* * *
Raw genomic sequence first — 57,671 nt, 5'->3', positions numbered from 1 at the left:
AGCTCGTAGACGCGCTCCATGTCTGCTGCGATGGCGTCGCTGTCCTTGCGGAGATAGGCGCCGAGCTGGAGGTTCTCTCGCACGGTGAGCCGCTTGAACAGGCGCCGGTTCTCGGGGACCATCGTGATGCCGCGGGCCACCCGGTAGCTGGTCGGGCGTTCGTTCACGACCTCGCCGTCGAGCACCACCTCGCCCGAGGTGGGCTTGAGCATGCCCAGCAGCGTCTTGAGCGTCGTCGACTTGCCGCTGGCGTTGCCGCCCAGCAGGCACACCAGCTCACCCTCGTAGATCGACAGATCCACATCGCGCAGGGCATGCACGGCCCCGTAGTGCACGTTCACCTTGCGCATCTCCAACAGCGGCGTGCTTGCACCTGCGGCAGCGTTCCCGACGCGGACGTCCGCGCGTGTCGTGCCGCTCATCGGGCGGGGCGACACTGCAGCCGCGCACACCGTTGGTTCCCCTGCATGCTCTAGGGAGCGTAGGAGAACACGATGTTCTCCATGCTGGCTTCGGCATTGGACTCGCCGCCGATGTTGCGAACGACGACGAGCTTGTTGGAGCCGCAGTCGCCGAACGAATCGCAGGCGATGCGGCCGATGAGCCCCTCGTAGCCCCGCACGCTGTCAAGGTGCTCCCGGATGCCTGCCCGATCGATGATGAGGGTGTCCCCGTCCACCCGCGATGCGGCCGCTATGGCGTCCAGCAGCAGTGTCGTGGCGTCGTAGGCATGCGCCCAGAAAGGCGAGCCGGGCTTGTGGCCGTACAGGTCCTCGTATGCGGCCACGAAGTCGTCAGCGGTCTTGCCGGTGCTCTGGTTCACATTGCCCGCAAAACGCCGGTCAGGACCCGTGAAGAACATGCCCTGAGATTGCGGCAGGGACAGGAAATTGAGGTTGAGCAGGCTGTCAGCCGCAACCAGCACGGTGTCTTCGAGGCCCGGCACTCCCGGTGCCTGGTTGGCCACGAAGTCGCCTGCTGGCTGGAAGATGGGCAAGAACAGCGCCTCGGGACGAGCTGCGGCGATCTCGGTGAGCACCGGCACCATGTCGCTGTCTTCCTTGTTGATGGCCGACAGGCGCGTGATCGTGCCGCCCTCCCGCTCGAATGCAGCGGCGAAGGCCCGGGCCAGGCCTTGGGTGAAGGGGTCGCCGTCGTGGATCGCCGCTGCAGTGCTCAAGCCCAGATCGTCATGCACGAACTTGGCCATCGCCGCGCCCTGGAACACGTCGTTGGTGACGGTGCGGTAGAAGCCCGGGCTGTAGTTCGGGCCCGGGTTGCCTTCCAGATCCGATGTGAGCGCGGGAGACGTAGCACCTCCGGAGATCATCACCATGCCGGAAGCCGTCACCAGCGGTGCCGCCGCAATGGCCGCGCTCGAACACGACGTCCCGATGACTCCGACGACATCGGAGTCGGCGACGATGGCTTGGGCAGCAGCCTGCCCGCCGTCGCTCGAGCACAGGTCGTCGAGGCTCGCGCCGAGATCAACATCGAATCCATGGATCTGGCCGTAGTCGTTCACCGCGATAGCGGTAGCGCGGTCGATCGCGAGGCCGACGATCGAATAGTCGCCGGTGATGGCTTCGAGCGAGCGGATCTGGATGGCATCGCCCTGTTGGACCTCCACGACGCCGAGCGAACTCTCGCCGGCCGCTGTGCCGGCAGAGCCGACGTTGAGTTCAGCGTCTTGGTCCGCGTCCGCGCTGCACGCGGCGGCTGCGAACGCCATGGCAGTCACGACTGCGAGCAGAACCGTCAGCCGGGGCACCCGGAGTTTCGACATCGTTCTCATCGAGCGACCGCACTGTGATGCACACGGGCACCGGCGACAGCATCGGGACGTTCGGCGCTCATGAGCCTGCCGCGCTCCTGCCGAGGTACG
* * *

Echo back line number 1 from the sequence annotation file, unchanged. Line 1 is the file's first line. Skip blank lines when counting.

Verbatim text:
Raw genomic sequence first — 57,671 nt, 5'->3', positions numbered from 1 at the left: